In Brazil, dentistry is considered as an autonomous profession, which means that dental education is independent from medical education, Thus, dentists, except for oral and maxillofacial surgeons, usually do not have contact with hospital staff.

In the health field, particularly in dentistry, privacy is directly associated with professional confidentiality, a special type of secrecy in which the confidant is the member of a certain profession and all disclosed information must be kept confidential. It may also be interpreted as promised secrecy because the professional, in the oath taken in the graduation ceremony, swears to protect patient's privacy24,27.

Although it is of great importance to keep professional confidentiality18, it is observed that few Brazilian schools in the health field have classes on Ethics and Bioethics in their undergraduate curriculum. This incoherence reveals that the future professionals are unprepared with respect to ethics and legislation, which are the classes that intend to improve dental students' knowledge of the complex professional/patient/family relationship.

The Code of Ethics of Dentists, in its 4th article, clause XI, informs that health professionals should "keep professional confidentiality". However, in its 1st paragraph, it presents situations in which confidentiality may be breached, such as in the case of compulsory notification of diseases; cooperation with justice in the cases provided by law; forensic dental examination within its limits; strict defense of legitimate interest of the professional; and disclosure of confidential fact to the guardian of a legally incapacitated individual4.

The preservation of health professional confidentiality relies on the fact that any professional, either doctor, nurse or dentist, as well as technical assistants, get to know confidential facts and are, by the force of law and ethical codes, obligated to maintain these facts in secrecy4,12. Although the exchange of information is necessary in an interdisciplinary health team, each professional should limit information disclosure to what is really deemed necessary to plan and accomplish the procedures in the patient's best interest 2,21. For health professionals, confidentiality comprises all information to which they have access by clinical interview, physical examination, patient care, lab or radiological results, or clinical conference witrh other professionals involved in the treatment13,17. The commitment to keep confidentiality is the guarantee the patient needs to overcome the embarrassment of answering the questions asked during the clinical interview9,26.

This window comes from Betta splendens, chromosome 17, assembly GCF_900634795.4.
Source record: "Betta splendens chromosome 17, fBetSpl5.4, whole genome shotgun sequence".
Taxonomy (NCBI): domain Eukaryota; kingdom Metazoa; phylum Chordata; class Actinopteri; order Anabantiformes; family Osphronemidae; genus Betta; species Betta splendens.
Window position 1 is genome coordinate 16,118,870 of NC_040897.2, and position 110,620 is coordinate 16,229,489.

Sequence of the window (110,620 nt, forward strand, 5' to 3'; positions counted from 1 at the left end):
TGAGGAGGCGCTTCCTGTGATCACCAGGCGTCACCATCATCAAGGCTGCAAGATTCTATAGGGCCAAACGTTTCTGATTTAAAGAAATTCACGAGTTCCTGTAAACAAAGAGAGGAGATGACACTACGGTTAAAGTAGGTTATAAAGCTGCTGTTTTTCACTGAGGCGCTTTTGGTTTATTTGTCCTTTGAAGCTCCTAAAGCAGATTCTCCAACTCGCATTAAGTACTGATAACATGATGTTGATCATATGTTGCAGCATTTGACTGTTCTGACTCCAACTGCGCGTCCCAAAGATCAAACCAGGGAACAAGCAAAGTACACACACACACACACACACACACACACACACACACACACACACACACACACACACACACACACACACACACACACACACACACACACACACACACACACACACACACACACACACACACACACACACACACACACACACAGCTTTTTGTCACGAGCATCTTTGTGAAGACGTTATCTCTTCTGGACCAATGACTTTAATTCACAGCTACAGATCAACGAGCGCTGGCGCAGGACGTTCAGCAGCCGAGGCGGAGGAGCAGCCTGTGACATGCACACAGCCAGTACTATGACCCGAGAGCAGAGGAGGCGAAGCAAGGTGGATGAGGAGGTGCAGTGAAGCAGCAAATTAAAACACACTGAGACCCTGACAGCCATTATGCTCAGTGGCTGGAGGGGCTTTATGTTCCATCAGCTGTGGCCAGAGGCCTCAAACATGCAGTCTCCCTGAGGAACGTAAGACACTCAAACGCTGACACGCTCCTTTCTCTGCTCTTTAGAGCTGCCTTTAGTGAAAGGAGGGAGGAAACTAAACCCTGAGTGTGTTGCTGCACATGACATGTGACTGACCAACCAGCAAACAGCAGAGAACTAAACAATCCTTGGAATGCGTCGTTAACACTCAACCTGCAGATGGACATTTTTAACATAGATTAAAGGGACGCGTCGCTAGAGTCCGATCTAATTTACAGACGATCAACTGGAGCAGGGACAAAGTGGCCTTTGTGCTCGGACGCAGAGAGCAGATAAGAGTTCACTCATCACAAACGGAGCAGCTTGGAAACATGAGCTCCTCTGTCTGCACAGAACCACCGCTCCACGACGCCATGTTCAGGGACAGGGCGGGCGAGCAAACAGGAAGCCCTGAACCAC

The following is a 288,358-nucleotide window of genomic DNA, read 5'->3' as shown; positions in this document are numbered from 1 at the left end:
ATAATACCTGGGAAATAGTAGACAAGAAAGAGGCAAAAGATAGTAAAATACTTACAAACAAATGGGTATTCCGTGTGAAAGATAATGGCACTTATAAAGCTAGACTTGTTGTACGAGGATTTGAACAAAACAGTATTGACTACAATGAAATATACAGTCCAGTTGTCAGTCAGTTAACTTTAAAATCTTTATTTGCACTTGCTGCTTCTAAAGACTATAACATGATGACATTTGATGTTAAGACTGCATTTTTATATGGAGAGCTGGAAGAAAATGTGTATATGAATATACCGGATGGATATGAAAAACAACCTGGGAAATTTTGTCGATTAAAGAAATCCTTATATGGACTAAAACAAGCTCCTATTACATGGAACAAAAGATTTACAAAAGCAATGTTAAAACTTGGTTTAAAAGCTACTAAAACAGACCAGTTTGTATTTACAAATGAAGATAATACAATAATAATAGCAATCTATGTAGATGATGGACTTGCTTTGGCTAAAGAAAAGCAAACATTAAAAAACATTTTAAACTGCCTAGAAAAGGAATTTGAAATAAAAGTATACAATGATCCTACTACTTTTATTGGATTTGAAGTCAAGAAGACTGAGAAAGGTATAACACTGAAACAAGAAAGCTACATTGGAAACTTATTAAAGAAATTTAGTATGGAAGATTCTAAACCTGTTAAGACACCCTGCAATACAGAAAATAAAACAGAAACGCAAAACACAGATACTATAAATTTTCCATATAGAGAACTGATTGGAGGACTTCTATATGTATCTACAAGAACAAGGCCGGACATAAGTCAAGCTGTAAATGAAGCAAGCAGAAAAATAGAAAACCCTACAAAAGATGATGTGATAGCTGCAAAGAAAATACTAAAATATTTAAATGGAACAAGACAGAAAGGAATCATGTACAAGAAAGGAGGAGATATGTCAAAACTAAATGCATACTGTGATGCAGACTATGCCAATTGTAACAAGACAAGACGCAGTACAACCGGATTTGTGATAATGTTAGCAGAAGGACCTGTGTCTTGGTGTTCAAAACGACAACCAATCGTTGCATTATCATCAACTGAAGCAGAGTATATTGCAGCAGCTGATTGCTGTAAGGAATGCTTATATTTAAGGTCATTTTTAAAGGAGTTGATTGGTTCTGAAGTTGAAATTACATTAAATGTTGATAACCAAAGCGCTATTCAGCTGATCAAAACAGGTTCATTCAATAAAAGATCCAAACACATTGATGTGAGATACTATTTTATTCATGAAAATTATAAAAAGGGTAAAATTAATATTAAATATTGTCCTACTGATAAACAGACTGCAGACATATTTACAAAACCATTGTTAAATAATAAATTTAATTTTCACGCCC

Therefore,, the purpose of the present study was to evaluate the knowledge and attitudes of 100 dentists in the city of Andradina, São Paulo State, with regard to professional confidentiality in dental practice.



The research protocol was first submitted to review by the Ethics in Research Committee of the School of Dentistry of Araçatuba, UNESP, and the study design was approved (protocol number 67/2004).

This descriptive and transversal (or cross-sectional) survey aimed to identify and analyze the knowledge and attitudes of 100 dentists registered at the Regional Dental Council of São Paulo State (CRO/SP), section of the city of Andradina, who live and work in that municipality, with regards to professional confidentiality. All dentists registered at CRO/SP (n=120) were invited to participate, but only 100 agreed to take part in the study. After being introduced to the goals of the survey, the professionals who agreed to participate signed an informed consent form.